aberration.


Edited by dan chaffee, 03 October 2023 - 11:16 PM.


#15 Echolight

Echolight

    Voyager 1

  • *****
  • topic starter
  • Posts: 12,103
  • Joined: 01 May 2020
  • Loc: Texas

Posted 03 October 2023 - 11:21 PM

I would take Walt's comment seriously. There really is no point

in optimizing it of the optics are poor to mediocre.     Star testing

is  readily available and should give you some idea of the quality

even if you are not experienced in using it. The larger secondary

will make no difference for the test. BTW, the only visible improvement

in using a smaller obstruction of equal quality will be better contrast

on bright extended objects, not sharpness.  Obstructions affect

the modulation transfer function slightly differently than spherical

aberration.

When you quoted me, why do you cut out the part where I said I would do a star test?



#16 durangodoug

durangodoug

    Vostok 1

  • *****
  • Posts: 188
  • Joined: 08 Jan 2015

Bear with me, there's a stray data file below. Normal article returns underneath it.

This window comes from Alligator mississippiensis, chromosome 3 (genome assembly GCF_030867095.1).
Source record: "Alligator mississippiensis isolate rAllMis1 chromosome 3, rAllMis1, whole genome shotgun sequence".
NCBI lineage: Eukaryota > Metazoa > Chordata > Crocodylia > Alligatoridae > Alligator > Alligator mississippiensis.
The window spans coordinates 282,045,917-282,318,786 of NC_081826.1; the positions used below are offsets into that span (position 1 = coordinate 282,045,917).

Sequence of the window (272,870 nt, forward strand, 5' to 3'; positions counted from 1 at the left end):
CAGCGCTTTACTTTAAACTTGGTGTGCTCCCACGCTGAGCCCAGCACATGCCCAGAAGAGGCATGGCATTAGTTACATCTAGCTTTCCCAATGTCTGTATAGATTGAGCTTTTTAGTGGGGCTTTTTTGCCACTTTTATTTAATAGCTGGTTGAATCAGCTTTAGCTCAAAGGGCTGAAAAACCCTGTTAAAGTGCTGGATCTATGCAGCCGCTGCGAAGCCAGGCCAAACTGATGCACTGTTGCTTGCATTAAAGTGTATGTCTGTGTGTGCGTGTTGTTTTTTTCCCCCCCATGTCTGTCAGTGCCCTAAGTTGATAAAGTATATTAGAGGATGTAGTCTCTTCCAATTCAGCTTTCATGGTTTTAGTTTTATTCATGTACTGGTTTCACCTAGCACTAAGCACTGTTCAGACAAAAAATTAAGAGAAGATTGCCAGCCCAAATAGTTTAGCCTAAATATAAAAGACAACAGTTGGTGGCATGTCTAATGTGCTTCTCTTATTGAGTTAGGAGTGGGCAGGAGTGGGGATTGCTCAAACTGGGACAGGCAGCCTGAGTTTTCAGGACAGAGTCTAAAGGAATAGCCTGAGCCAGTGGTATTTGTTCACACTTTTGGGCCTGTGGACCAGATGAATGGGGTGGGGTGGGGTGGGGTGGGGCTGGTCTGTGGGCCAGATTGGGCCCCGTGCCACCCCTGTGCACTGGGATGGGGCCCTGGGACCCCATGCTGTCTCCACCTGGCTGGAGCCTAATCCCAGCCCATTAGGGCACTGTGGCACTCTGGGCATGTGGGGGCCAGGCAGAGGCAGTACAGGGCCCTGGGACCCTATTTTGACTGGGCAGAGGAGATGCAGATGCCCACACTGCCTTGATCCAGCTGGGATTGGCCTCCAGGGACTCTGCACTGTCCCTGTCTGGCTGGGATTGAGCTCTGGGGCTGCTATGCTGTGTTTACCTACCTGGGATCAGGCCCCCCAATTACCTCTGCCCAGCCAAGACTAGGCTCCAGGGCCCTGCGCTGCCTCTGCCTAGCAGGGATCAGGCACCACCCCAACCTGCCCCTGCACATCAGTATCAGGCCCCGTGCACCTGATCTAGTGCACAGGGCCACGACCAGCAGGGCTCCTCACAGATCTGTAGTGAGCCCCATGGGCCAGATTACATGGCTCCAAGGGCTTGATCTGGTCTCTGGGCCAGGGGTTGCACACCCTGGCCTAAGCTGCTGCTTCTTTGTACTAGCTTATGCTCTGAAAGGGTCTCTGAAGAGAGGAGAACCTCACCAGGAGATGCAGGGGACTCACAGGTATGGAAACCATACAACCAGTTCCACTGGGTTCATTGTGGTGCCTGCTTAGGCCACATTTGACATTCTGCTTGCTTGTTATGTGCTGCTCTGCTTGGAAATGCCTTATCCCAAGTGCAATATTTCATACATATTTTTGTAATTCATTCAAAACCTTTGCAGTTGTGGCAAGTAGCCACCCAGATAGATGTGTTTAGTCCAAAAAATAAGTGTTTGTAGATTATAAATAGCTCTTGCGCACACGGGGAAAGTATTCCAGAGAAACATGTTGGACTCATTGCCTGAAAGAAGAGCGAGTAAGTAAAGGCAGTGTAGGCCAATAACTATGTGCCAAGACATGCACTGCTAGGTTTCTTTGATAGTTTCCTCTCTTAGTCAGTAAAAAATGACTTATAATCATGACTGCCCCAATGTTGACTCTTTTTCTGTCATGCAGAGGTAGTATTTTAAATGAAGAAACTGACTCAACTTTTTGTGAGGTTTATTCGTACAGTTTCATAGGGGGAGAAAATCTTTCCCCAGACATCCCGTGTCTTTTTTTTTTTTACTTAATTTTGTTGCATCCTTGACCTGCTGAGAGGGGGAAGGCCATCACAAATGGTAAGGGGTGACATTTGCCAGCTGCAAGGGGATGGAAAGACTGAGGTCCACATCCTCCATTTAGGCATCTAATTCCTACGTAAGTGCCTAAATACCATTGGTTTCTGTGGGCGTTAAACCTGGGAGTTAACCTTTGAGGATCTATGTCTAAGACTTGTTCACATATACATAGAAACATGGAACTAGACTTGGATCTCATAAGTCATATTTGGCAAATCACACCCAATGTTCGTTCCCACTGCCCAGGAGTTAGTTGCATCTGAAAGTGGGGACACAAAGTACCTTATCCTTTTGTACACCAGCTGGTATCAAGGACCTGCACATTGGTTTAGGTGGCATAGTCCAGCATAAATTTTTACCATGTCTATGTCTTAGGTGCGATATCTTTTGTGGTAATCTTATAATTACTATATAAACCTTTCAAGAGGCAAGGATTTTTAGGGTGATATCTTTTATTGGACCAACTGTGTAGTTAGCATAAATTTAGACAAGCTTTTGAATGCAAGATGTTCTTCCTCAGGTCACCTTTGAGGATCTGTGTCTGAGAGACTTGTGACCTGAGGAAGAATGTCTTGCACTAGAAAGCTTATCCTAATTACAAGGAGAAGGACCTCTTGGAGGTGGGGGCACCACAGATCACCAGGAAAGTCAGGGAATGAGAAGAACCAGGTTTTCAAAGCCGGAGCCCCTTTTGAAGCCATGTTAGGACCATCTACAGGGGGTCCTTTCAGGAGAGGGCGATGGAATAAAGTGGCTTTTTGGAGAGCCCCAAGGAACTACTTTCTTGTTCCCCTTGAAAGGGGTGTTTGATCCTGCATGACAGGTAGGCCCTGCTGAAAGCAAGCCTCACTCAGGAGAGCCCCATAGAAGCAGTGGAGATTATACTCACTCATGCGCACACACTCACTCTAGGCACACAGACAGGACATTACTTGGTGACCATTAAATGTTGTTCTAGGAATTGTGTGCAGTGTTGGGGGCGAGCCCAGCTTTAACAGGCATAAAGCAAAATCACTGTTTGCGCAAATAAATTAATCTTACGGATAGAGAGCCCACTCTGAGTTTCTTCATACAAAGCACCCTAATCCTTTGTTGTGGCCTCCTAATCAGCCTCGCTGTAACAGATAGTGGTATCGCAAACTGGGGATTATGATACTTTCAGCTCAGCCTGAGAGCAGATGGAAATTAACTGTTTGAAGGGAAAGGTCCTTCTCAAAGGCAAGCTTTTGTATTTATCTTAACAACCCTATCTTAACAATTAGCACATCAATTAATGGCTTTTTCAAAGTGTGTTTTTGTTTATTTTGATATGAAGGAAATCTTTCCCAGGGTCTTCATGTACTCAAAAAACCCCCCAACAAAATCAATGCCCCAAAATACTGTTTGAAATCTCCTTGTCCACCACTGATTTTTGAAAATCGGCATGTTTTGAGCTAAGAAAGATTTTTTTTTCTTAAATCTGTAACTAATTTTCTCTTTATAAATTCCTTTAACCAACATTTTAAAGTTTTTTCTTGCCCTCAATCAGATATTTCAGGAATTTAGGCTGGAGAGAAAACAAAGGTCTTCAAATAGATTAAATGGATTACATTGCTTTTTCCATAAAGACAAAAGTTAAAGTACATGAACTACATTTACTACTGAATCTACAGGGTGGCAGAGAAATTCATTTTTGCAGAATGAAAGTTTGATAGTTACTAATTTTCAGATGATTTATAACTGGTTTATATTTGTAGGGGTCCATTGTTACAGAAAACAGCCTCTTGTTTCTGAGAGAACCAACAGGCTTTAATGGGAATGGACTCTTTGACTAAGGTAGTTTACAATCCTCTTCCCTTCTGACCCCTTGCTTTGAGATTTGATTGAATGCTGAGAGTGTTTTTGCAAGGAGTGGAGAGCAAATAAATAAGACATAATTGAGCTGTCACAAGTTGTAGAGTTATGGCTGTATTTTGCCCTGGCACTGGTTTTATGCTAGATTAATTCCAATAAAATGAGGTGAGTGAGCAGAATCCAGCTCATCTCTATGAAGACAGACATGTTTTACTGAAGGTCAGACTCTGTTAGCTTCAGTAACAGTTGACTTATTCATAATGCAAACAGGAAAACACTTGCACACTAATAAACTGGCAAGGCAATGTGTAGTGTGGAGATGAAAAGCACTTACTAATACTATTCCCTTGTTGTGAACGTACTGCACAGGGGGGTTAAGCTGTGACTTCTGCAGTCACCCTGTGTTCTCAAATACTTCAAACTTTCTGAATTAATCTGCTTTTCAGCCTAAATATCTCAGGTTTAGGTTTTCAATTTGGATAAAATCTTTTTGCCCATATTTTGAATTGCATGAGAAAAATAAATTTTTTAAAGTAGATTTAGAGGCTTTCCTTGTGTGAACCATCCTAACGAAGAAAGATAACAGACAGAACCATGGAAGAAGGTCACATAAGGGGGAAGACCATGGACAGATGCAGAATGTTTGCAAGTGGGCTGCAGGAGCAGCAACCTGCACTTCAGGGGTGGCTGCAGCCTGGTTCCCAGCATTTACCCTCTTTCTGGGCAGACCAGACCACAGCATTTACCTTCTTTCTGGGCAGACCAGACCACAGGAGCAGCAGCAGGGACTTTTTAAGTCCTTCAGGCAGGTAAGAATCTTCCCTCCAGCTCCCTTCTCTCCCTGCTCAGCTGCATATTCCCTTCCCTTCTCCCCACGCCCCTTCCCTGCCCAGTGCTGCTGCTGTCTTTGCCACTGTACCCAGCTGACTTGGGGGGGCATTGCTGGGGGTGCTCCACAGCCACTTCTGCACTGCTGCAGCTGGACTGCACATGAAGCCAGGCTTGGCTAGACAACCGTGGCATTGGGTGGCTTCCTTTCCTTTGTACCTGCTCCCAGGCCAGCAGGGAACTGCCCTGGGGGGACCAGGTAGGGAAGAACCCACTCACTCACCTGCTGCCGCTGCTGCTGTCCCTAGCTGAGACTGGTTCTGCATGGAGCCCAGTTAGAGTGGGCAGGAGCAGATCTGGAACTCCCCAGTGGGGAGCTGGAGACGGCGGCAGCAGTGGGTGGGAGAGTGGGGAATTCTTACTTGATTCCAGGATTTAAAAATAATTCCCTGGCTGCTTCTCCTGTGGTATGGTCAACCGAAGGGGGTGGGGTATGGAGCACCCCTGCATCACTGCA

Posted 04 October 2023 - 01:35 AM

Sounds like one scope too many, as they're so close in capability / I'd pick my favorite and give the other to a family member or sell.

 

Personally, I'd probably keep the shorter FL for the spectacular wide-field views and then look for a light bucket that could do justice to DSO's.


Edited by durangodoug, 04 October 2023 - 01:38 AM.


#17 Dale Eason

Dale Eason

    Soyuz

  • *****
  • Posts: 3,755
  • Joined: 24 Nov 2009
  • Loc: Roseville,Mn.

Posted 04 October 2023 - 02:01 AM

When you quoted me, why do you cut out the part where I said I would do a star test?